The second section of the cantata consists of the Shema Yisroel, sung in unison by the male choir, supported by the 1st trombone, in the twelve-tone series with some permutations; the start “Shema Yisroel Adonoy . . .” in mm. 80-82 is the primary cell B♭-B-E-C, which represents the shofar in mm. 19-20 (Ex. 6b). Schoenberg does not use the full text of the prayer, *The full text can be found in The Koren Siddur 38 in order to conclude his composition with a reference to the resurrection of the dead (though in the Shema, rising from sleep is meant instead of rising from death):
Hear, O Israel, the Lord is our God, the Lord is one. Thou shalt love the Lord thy God with all thy heart, and with all thy soul, and with all thy might. And these words which I command thee this day shall be upon thy heart. Thou shalt teach them diligently to thy children, speaking of them when thou sittest in thy house and when thou walkest by the way, when thou liest down and when thou risest up.
After the words u-ve-shokhbekho u-ve-kumekho (“when thou liest down and when thou risest up”) in mm. 96-97, the primary cell F♯-G-C-A♭ is played again by the trumpets and repeated by the trombones and French horns (Ex. 6c).
Ex. 6c. Arnold Schoenberg, A Survivor from Warsaw, mm. 97-99. Score in C. © 1949 by Bomart Music Publications, Inc.; © assigned to Boelke-Bomart, Inc.; Revised Edition © 1979 by Boelke-Bomart, Inc.; © assigned 2011 to Schott Music, Mainz, Germany. Reproduced by permission.
The motif B♭-B-E-C of the muted solo horn in m. 18-19, symbolizing the remembering of “the old prayer they had neglected for so many years,” is played open and fortissimo in mm. 97-99 by all brass instruments, symbolizing the determined return to the old religion. At the same time, the shrill bugle call from the beginning of the cantata, the call for assembling on the roll call square, representing the herald of death, is transformed at the end of the cantata into the mighty shofar blast, representing the victory over death, and the authoritative discourse of the bugle call turns into the internally persuasive discourse of the shofar blast. The musicologist Camille Crittenden stresses the fact that the shofar call (and the prayer) and the bugle call are permutations of the same twelve-tone series/row:
The concluding prayer is the most straightforward presentation of the row from which the piece was composed, and it reflects the prayer’s text in several ways. The opening forte sixteenth-half note pattern (“Sch’ma”) acts as a battle cry against the injustices suffered by those who pray, a choral parallel to the trumpet call of the oppressor that opens the piece. *Crittenden, “Texts and Contexts of A Survivor from Warsaw, Op. 46” 245-6.
The end of the cantata can be symbolically interpreted in different ways: either as a conclusion, as a victory of Jewish faith over the Nazi ideology, or as an open end with a continuation of the struggle against both oppression and forgetting. Schoenberg emphasized the latter interpretation and considered all Jews as his addressees:
Now, what the text of the Survivor means to me: it means at first a warning to all Jews, never to forget what has been done to us, never to forget that even people who did not do it themselves, agreed with them and many of them found it necessary to treat us this way. We should never forget this, even if such things have not been done in the manner in which I describe in the Survivor. *Schoenberg, in Schiller, Bloch, Schoenberg, and Bernstein 123.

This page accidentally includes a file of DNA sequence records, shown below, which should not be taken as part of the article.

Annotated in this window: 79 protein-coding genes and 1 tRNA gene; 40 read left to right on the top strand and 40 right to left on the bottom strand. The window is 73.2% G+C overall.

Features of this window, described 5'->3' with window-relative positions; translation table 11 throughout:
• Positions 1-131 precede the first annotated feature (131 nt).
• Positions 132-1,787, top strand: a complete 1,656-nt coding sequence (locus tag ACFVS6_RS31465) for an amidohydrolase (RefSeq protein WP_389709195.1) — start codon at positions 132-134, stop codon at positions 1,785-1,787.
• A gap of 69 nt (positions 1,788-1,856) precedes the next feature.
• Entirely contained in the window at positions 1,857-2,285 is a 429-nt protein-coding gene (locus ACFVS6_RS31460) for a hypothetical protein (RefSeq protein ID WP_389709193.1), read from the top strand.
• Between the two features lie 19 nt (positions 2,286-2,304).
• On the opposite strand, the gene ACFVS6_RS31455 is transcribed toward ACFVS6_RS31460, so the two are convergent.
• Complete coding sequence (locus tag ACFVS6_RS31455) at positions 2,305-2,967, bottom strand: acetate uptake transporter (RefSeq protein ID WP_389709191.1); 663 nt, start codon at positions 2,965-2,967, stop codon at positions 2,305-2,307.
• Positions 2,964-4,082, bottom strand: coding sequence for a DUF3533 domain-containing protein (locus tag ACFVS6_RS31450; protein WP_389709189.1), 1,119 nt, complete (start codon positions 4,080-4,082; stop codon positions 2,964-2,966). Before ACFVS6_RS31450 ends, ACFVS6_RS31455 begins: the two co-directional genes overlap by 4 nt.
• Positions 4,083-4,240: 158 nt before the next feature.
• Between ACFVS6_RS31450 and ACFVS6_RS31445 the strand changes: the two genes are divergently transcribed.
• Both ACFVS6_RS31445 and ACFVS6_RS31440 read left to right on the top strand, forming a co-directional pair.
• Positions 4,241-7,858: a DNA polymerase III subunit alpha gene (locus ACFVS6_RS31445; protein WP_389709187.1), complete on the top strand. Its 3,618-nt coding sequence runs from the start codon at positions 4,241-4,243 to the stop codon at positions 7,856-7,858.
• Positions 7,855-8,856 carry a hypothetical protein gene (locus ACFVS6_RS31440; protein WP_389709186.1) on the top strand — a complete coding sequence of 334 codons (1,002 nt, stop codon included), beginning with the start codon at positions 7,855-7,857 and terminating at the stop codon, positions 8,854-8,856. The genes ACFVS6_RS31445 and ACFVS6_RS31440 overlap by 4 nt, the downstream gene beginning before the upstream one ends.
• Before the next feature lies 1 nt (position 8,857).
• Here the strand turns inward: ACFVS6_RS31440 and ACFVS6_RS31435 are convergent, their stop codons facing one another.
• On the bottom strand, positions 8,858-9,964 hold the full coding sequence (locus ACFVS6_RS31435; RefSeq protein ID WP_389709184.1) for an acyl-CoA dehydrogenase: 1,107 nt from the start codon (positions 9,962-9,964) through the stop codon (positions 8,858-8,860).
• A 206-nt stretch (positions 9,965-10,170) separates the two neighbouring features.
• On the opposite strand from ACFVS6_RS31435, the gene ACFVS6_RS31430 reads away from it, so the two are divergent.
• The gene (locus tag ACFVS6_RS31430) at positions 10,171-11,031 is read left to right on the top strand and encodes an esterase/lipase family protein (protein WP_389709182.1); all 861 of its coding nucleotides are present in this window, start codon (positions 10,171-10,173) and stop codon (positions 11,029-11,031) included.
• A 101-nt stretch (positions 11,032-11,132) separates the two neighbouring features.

“[T]he manner in which I describe in the Survivor” is perfectly clear, except with regard to the chronotopes of both the first section with the bugle call and the second section with the shofar blast. In m. 25 of the first section, the narrator says “The day began as usual.” A military bugle call is heard and a sergeant is quoted; the Jewish prisoners know that they must go to the roll call square, and that death in the gas chambers awaits them. Here, the chronotope can only be a concentration camp, instead of the Warsaw ghetto, to which both the title and mm. 22-24 refer: “But I have no recollection how I got underground to live in the sewers of Warsaw for so long a time . . .” Moreover, there is no allusion whatsoever to the historic uprising in the Warsaw ghetto. *Should the title of the cantata have read A Survivor “of” Warsaw, then the narrator would probably have been a survivor of the uprising in the Warsaw ghetto. However, the title reads A Survivor “from” Warsaw; semantically, this could mean that he was an former inhabitant of Warsaw, who was deported to a concentration camp, which he survived. The German title, Ein Überlebender “von” Warschau, could have both meanings. The composition is so carefully made, that a gross inaccuracy in Schoenberg’s own libretto is unlikely. If the chronotope of Warsaw in the second section is ignored, then there are two possibilities left. First, the chronotope is still the concentration camp and the prisoners are the addressees of their own prayer. The musicologist Beat Föllmi, author of the most comprehensive study on A Survivor of Warsaw, suggests another possibility: the chronotope is the concentration camp and at the same time the concert hall, in which the singers/prisoners sing, in a sense, for the public, just as the choir in Bach’s Passions sings as a deputy of the congregation. *Föllmi, “‘I cannot remember ev’rything’: Eine narratologische Analyse von Arnold Schönbergs Kantate ‘A Survivor from Warsaw’ Op. 46” 48.